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Alphabet inks fifth straight record-profit quarterAlphabet inks fifth straight record-profit quarter

Google's profits grew by a yearly 69%, but it's unlikely to be more than a third-place player in cloud.

Pádraig Belton

October 27, 2021

4 Min Read
Alphabet inks fifth straight record-profit quarter

It's a good time to be in online ads, it turns out.

Alphabet, owner of Google and YouTube, has now turned out record profits for its fifth straight quarter, a 69% improvement from last year at $18.9 billion. Its revenue, $65.1 billion, is a 41% improvement on a year ago. Analysts had expected profits of just $15.8 billion and revenue of $63.2 billion, so Google trounced those predictions handily.

Figure 1: As easy as: Alphabet - parent company to Google and YouTube - reported its fifth straight quarter of profits. (Source: Askar Karimullin / Alamy Stock Photo) As easy as: Alphabet - parent company to Google and YouTube - reported its fifth straight quarter of profits.
(Source: Askar Karimullin / Alamy Stock Photo)

And it's adverts wot done it. These soared to $53.13 billion, from $37.1 billion last year. Some of this is even from traditional, old-school shops. "Bricks-and-mortar isn't dead," with retail advertising revenue up 40%, noted chief business officer Philipp Schindler.

Reopening shopping and travel have driven growth in search and, accordingly, advertisement. Searches like "open now near me" are four times higher than a year ago, notes Schindler. (Maybe less than surprisingly, since a year ago nothing was open near you.)

Ducking ad-mageddon, for now

Apple's iOS 14 privacy changes may be having less impact on Sundar Pichai's company, which after all owns its own operating system, Android. They had a "modest" impact on YouTube's revenue, says CFO Ruth Porat.

There was "a little bit of weakness" in YouTube ad revenue, argued CBNC's Arjun Kharpal on Twitter. But ads there still rose by a yearly 43% to $7.21 billion, though this was shy of analysts' loftier estimates. And with YouTube, alongside other platforms like Facebook, also attempting to copy TikTok's success in short video, YouTube Shorts "continues to see higher adoption rates" with a doubled average number of daily first-time creators, says Pichai.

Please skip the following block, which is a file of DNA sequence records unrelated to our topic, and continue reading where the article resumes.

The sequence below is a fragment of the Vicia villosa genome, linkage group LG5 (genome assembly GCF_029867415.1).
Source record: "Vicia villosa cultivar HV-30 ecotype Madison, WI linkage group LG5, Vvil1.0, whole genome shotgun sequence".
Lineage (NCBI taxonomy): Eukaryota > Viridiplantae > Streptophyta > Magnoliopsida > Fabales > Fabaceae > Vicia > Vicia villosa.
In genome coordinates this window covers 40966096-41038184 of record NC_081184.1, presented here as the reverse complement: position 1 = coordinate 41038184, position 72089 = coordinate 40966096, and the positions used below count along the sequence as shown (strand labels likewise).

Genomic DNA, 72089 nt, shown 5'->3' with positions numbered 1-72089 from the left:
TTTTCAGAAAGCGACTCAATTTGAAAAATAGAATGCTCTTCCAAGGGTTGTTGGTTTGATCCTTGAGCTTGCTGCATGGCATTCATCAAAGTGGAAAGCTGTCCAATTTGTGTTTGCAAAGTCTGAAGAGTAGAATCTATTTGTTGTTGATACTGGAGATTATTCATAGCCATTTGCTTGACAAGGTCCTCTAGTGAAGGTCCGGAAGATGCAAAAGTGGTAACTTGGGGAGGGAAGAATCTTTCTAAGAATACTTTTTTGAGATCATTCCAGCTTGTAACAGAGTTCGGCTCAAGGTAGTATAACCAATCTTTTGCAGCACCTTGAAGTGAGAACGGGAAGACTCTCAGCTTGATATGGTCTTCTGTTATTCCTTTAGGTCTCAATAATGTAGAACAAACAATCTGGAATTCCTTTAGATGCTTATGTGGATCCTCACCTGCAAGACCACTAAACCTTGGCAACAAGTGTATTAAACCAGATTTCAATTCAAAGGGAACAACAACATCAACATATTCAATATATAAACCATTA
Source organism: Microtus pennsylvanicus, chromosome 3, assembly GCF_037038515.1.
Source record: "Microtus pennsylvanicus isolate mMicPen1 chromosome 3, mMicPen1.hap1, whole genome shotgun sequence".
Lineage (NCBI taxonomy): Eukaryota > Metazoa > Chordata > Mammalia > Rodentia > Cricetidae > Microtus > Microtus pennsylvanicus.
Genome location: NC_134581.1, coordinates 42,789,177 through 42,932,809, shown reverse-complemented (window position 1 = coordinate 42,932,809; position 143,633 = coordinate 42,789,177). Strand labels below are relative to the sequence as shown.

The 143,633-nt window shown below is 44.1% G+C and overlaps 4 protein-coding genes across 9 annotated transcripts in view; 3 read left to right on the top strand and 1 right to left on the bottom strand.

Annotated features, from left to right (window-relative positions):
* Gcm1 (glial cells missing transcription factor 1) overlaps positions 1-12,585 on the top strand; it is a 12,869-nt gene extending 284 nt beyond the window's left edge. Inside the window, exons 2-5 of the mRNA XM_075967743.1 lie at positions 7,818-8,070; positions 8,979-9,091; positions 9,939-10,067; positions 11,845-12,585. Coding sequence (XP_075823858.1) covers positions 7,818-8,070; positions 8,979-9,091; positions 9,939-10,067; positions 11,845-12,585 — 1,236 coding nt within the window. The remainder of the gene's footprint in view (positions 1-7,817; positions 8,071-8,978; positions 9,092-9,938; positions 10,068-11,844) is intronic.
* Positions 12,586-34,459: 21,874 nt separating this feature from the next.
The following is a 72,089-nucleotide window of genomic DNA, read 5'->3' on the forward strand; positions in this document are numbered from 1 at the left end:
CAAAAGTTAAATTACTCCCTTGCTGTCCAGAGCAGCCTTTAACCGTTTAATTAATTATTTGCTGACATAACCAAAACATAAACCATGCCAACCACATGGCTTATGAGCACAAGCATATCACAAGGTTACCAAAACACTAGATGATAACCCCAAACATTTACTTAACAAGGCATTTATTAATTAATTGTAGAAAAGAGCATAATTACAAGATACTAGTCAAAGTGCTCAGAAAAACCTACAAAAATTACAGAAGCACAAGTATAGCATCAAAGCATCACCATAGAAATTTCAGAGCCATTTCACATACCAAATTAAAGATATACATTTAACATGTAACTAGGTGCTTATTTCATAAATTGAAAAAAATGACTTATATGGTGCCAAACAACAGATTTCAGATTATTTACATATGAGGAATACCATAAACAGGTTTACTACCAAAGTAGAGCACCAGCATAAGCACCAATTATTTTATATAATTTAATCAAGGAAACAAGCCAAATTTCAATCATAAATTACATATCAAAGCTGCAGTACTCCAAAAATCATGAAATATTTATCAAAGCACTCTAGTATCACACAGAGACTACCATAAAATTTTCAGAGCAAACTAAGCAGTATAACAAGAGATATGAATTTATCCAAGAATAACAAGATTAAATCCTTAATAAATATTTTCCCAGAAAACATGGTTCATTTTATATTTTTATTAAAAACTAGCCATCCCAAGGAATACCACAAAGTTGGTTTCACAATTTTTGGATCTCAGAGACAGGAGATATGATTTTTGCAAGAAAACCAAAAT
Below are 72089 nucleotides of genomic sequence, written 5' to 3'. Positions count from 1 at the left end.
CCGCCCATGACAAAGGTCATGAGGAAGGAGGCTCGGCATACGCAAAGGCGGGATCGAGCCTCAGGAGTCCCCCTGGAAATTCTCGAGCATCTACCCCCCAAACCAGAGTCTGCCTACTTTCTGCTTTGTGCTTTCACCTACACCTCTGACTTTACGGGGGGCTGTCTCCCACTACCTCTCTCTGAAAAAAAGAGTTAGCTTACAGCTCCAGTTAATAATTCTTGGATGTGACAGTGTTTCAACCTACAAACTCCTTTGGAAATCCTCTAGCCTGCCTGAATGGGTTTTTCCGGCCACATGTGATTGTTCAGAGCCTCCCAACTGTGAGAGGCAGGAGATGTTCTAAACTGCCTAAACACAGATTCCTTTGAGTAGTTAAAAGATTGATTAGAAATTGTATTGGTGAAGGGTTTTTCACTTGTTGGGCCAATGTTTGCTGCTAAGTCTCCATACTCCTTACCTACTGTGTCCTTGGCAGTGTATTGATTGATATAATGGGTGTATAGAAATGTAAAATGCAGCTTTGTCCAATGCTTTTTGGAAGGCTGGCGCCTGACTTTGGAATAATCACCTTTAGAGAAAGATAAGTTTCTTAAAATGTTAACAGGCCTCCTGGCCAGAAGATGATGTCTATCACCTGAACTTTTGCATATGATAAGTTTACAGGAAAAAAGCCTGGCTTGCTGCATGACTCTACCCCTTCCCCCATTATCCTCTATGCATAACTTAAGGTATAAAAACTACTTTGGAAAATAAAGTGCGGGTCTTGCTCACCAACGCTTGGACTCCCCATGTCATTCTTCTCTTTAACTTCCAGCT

Cloud, headed by former Oracle head of product development Thomas Kurian, is growing fast but still small pennies by comparison, with revenue there growing 45% to $4.99 billion. This is "above cloud overall", says Porat. It still trails Amazon and Microsoft in that space, and so unless it snaps up a major software-as-a-service company, Google "will fall short" of its aims back in 2019 to become a top-two cloud provider by 2023 or abandon the market altogether, says the analyst firm Forrester in a research note.

But even as the space's number three, Google will find cloud profitable and a help to its other businesses, thinks the firm. And in cloud, the company also pulled off a helpful trick in January extending the useful life of its data center servers. This padded its income by $1.7 billion.

Google goes green

With Google keen to prove its green bona fides in advance of a Cop26 summit where it is a corporate partner, its campuses and cloud services will by 2030 be run on carbon-free energy, says Pichai.

Google's cloud services will offer customers information on the carbon footprint of their cloud use. And Google Maps has now been updated in the US to offer an eco-option, with more fuel efficient routes to where they're going.

Meanwhile, for failing to delete content Russia objects to, Google paid Moscow a fine of more than 32 million roubles, it said on Monday (though this is only $455,079).

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But Pichai's company is looking to grow in India with the coming launch of the JioPhone Next, co-developed by Google and Reliance. Pichai views it "as laying the foundation" in pulling Indian first-time users into the smartphone market (and Android ecosystem), saying "over a three- to five-year time frame, it will end up having a lot of impact."

The made-for-masses smartphone will be powered by Pragati OS, based on Android, and launched in November in time for Diwali. A better choice anyway than Holi, since smartphones are not known to like paint.

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Pádraig Belton, contributing editor special to Light Reading

About the Author(s)

Pádraig Belton

Contributor, Light Reading

Contributor, Light Reading

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